By Tyson Thorne

July 2, 2019

John 16 Large

After giving the Pharisees a theology lesson, he takes them to court. Not literally, of course, but he uses the language of a trial — "testimony" and "deeds" and "accuse" — to make the case that he is indeed the Messiah. The first line of today's passage, however, is both surprising and confusing. Jesus states, "If I testify about myself, my testimony is not true." What did Jesus mean and why is his word not enough? I think the answer is in the law, and the two courts in which a person can be judged.

Deuteronomy 19 contains laws pertaining to "witnesses" in a legal matter. Verse 15 states plainly, "A single witness may not testify against another person for any trespass or sin that he commits. A matter may be legally established only on the testimony of two or three witnesses."

For this reason, before the Pharisees in chapter four, Jesus does not offer to confess his divine status. Instead, he points to John the Baptist as his first witness, stating the caveat that John is human and therefore not acceptable in a divine court but is acceptable in a human one. He then identifies God the Father as his second witness, therefore establishing the required two witnesses before the Hebrew bench. In doing so, it appears that Jesus unnecessarily complicates matters by bringing up the heavenly court. We have already learned that at the Great White Throne judgment Jesus is the only judge of mankind. Surely his testimony should be enough for an earthy justice system? But Jesus is intent to fulfill the Law of Moses, not usurp it. Therefore, in every matter Jesus works within the Mosaic Law during his earthly ministry. Possibly by bringing up the Heavenly seat of judgment Jesus is reminding the religious leaders that they will one day sit in his court.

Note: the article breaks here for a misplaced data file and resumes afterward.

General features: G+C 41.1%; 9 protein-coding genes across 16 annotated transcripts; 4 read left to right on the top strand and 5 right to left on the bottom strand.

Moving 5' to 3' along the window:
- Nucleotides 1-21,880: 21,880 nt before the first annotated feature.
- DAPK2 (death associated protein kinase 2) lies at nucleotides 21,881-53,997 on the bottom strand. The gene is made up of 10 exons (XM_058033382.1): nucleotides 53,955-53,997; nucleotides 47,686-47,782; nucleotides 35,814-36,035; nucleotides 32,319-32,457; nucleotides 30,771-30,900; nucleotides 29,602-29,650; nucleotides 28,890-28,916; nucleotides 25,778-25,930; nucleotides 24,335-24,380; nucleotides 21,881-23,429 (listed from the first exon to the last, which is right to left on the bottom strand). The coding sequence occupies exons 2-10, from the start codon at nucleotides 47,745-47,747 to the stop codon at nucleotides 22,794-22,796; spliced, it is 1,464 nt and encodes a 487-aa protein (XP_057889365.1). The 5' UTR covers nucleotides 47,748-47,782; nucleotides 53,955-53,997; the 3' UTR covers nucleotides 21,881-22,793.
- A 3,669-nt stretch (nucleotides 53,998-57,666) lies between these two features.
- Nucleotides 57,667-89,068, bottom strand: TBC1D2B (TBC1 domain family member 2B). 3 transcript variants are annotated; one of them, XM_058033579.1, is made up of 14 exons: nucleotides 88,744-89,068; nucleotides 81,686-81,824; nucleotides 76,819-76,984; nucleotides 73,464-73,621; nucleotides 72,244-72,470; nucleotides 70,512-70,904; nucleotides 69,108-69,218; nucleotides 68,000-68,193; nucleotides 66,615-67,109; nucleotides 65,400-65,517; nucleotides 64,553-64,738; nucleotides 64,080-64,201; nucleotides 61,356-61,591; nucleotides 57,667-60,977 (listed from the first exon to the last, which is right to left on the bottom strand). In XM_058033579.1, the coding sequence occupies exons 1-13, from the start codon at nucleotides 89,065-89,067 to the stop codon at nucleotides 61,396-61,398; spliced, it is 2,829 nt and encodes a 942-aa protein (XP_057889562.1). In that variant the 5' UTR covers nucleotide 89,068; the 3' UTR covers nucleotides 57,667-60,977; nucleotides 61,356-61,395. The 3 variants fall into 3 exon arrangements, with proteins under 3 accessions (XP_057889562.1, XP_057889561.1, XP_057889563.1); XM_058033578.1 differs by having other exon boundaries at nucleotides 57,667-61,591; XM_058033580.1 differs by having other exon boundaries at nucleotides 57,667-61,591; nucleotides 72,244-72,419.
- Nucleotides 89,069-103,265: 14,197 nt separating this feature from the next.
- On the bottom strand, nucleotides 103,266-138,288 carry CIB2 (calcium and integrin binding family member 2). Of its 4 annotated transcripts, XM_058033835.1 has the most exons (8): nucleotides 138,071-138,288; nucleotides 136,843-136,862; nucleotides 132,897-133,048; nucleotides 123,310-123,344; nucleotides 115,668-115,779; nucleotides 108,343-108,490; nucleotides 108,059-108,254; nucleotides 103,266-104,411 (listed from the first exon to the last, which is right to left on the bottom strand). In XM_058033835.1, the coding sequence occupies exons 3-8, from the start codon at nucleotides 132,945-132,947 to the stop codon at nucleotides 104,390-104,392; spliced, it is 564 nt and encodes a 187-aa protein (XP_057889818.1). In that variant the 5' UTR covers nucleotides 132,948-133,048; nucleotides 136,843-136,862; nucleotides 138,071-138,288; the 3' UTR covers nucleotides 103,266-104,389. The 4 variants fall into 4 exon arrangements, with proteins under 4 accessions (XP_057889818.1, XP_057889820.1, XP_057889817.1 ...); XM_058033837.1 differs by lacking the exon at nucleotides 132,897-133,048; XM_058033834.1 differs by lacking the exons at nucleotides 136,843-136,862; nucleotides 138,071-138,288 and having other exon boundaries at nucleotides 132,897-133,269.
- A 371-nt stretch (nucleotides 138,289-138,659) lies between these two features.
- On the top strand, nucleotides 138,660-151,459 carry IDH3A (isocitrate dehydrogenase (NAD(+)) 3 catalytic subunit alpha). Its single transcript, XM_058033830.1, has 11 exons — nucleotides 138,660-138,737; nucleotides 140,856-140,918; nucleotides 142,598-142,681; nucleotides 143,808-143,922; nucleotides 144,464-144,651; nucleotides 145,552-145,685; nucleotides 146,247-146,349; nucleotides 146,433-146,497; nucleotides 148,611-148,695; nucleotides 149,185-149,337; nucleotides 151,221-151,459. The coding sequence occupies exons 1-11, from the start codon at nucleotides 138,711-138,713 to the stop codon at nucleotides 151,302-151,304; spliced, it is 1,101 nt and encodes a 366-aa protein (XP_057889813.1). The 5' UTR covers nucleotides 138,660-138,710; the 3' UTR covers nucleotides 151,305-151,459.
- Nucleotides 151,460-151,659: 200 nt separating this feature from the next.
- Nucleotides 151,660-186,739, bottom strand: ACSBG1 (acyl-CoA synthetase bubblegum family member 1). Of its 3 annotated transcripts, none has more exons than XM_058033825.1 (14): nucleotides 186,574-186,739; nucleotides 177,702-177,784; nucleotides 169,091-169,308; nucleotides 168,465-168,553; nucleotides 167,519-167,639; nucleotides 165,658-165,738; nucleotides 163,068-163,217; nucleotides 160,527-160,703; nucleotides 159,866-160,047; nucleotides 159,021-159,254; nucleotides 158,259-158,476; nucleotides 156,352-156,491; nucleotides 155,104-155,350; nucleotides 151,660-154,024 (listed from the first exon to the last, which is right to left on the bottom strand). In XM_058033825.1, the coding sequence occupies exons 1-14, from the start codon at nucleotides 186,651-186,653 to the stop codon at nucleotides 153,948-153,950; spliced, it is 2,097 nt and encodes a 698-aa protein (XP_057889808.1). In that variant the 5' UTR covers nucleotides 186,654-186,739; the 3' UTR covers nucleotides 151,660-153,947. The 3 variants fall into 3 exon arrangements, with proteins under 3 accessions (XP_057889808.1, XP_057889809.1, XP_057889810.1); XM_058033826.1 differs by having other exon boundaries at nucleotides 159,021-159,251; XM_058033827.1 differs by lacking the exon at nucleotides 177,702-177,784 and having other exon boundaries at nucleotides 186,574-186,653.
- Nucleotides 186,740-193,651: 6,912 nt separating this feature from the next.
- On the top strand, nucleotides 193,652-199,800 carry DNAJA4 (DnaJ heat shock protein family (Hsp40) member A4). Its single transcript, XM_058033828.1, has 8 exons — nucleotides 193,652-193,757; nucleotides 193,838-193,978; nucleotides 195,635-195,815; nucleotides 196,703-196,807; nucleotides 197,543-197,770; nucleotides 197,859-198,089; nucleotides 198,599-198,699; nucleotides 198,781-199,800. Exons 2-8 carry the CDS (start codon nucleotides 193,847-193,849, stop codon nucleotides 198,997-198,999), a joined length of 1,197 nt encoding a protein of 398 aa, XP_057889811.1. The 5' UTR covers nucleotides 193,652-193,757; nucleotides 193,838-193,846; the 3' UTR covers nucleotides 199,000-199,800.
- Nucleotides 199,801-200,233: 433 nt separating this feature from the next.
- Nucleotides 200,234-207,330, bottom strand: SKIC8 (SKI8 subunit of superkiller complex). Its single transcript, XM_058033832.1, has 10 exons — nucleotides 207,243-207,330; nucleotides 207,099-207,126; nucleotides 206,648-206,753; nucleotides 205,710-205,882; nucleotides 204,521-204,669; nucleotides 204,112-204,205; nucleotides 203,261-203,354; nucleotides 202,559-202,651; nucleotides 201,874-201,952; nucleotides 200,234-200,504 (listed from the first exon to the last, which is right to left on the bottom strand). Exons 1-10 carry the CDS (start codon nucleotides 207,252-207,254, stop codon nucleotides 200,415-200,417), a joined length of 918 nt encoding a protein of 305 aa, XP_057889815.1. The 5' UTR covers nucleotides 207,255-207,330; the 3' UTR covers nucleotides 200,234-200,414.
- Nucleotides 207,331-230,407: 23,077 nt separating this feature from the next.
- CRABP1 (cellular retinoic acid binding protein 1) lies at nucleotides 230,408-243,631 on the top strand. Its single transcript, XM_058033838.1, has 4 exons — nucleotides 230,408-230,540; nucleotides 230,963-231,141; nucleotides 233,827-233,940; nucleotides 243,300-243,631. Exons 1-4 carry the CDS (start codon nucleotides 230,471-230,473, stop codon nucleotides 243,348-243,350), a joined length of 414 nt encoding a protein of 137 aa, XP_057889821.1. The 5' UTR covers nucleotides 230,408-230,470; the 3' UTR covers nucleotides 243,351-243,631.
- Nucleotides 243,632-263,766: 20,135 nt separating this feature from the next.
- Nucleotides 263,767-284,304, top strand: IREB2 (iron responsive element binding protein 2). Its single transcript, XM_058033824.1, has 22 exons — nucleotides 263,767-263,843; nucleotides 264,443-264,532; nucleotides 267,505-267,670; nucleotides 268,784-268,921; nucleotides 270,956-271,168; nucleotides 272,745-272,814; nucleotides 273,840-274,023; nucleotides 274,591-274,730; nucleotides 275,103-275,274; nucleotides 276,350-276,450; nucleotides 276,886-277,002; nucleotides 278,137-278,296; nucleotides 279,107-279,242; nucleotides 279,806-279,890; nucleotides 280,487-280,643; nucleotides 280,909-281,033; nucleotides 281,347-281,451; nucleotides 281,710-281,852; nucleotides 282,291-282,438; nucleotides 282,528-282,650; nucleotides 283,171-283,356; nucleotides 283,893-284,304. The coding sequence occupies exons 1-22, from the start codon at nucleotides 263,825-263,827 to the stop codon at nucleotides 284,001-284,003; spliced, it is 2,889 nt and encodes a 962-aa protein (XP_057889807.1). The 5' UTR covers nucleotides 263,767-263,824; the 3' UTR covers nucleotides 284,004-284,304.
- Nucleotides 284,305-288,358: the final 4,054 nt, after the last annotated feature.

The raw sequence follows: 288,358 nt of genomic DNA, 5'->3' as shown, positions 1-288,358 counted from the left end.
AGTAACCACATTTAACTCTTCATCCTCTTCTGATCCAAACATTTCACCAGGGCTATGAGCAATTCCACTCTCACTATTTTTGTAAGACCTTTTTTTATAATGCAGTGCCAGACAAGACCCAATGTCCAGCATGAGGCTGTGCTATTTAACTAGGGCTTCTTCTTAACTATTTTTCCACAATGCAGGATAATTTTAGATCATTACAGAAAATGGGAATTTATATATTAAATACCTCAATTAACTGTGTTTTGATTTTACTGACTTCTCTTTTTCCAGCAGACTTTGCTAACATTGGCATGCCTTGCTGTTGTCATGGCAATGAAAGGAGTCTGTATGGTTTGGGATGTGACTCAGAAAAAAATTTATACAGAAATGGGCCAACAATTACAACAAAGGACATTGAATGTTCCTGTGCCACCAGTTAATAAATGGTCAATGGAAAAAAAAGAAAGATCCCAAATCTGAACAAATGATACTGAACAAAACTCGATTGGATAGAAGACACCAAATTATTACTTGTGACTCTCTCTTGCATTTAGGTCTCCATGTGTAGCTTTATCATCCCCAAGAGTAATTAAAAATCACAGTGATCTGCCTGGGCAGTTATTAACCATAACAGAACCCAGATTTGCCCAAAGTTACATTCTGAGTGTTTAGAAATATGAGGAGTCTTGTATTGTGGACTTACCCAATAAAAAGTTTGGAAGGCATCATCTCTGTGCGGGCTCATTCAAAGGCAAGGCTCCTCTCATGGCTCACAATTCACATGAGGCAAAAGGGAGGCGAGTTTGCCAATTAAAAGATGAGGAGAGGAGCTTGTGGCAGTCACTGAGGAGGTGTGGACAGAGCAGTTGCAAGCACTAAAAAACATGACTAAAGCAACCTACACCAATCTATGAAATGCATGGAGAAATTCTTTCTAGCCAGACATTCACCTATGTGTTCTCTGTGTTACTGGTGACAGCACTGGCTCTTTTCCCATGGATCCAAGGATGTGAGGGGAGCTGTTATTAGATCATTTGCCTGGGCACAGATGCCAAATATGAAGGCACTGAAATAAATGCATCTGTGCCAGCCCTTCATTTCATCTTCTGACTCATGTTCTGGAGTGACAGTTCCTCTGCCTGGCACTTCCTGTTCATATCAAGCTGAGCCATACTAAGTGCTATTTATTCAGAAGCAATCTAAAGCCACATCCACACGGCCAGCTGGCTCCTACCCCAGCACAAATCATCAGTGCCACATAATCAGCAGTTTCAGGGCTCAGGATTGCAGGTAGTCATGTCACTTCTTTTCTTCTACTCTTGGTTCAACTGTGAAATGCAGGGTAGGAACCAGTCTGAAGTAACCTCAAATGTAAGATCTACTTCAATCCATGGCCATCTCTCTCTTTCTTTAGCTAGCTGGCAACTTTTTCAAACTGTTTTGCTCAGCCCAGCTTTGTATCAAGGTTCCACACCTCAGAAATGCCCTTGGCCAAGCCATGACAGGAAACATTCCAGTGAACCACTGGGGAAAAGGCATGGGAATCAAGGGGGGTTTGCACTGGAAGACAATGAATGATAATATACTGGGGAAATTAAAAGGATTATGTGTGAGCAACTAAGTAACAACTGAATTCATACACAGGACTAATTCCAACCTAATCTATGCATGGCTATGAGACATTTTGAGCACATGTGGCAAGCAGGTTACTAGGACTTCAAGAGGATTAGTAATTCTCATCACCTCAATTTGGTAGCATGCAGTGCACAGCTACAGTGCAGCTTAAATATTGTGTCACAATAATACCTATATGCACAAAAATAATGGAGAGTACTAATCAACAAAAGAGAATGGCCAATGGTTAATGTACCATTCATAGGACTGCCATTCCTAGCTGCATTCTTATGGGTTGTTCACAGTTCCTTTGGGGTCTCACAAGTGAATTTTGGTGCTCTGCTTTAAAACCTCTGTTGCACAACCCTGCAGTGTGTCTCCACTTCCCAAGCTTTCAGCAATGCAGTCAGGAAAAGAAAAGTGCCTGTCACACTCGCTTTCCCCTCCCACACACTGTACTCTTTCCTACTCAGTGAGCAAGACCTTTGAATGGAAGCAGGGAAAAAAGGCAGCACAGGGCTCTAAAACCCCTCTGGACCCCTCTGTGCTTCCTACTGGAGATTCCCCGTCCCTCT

Jesus doesn't stop there. Having already brought up the future judgment he continues to tell them that, given their current state, that day will not go well for them. By rejecting Jesus they reject the God they claim to serve. The Pharisees study the Bible as an end to itself, rather than using it to build a proper connection with the Father. It is a path that is easy for scholars to follow, but it doesn't lead to life everlasting.

As evidence of their unrighteous state Jesus offers an example: they accept human testimony rather than Gods. The accept the testimony of praise from others, and they take the word of those who come without the signs, testimony and authority of God. They ought instead to seek accept the testimony of God above that of men and seek his praise alone.

Jesus's closing argument is a simple one. He argues that the very law they claim to serve and enforce condemns them, for Moses wrote about the Messiah to come and they have rejected him. It is the Pharisees who break the holy law, not Jesus.

Can you hear the smack of the gavel? Case closed.

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